As taxpayers prepare to lodge, the ATO reminds taxpayers that they should keep the following in mind:
Stepping into the world of self-managed super funds (SMSF) can be daunting. With a range of rules and regulations to be aware of, different demands on your time for researching investments, and keeping up to date with industry changes, it’s important to understand what you might be getting into. Our award winning SMSF team is happy to discuss what you need to consider when starting your SMSF and how we may be able to help.
On a person’s death, their superannuation benefits can only be paid directly to one or more ‘dependants’ as defined for superannuation purposes, unless they are paid to the deceased’s legal personal representative to be distributed in accordance with the deceased’s Will.
Super death benefits can be tax-free to the extent that they are paid (either directly or indirectly) to persons who are ‘dependants’ for tax purposes.
However, the meaning of ‘dependant’ differs slightly for superannuation and tax purposes. For superannuation purposes, a ‘dependant’ of the deceased comprises:
However, for tax purposes, a ‘dependant’ (or ‘death benefits dependant’) of the deceased includes their spouse or former spouse (including de facto spouse) and only children under the age of 18.
Therefore, super death benefits generally cannot be paid directly to a former spouse, as they are not a dependant for super purposes.
Also, while a child of any age is a dependant for super purposes, only children under the age of 18 are dependants for tax purposes. This means that, while a child of any age may receive super death benefits directly, those benefits will generally only be tax-free if the child is under 18.
If you are thinking about estate planning with your superannuation, please contact our office.
The ATO recently explained how to determine the principal purpose of a car for ‘luxury car tax’ (‘LCT’) purposes (since LCT is not payable on the supply or importation of cars whose principal purpose is the carriage of goods rather than passengers).
Broadly, a luxury car (i.e., a car subject to LCT) is a car whose LCT value exceeds the LCT threshold. However, a commercial vehicle that is not designed for the principal purpose of carrying passengers is specifically excluded as a luxury car.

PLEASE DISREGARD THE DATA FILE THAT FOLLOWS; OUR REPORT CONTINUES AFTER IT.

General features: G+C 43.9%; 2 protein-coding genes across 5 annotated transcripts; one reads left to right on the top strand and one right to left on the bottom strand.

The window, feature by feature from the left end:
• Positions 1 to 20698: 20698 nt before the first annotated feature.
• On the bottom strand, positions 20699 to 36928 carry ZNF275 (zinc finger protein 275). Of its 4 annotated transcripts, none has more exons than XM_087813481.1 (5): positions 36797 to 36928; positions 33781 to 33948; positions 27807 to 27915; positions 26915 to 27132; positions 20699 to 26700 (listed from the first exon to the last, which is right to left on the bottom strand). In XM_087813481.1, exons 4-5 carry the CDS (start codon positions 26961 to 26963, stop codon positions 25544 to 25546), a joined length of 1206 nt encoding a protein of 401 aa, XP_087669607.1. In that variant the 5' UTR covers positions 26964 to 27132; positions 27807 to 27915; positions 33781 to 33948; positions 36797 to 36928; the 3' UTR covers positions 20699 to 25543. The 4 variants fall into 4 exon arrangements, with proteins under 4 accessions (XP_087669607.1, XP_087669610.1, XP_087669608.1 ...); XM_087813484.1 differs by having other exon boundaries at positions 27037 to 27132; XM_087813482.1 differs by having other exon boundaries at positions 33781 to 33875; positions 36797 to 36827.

The ATO’s new determination sets out various factors to be considered in determining the principal purpose of a car, as well as factors to consider when assessing a car’s modifications.
The determination states that commercial vehicles are unlikely to have the body types of station wagons, off-road passenger wagons, passenger sedans, people movers or sports utility vehicles, and the supply of these vehicles for an amount above the LCT threshold without LCT being paid may well attract the ATO’s scrutiny.
Hughes O’Dea Corredig is hosting a zoom session at 2pm on 13th September for our clients. The session will have the Education Head of Futurity talking about education bonds. As an FYI:
Please Note: Many of the comments in this publication are general in nature and anyone intending to apply the information to practical circumstances should seek professional advice to independently verify their interpretation and the information’s applicability to their particular circumstances
Tags: ATO, Coronavirus, COVID-19, GST, JobKeeper, JobKeeper Payment, JobKeeper Payment Extension, self-managed super, superannuaction, superannuation guarantee amnesty
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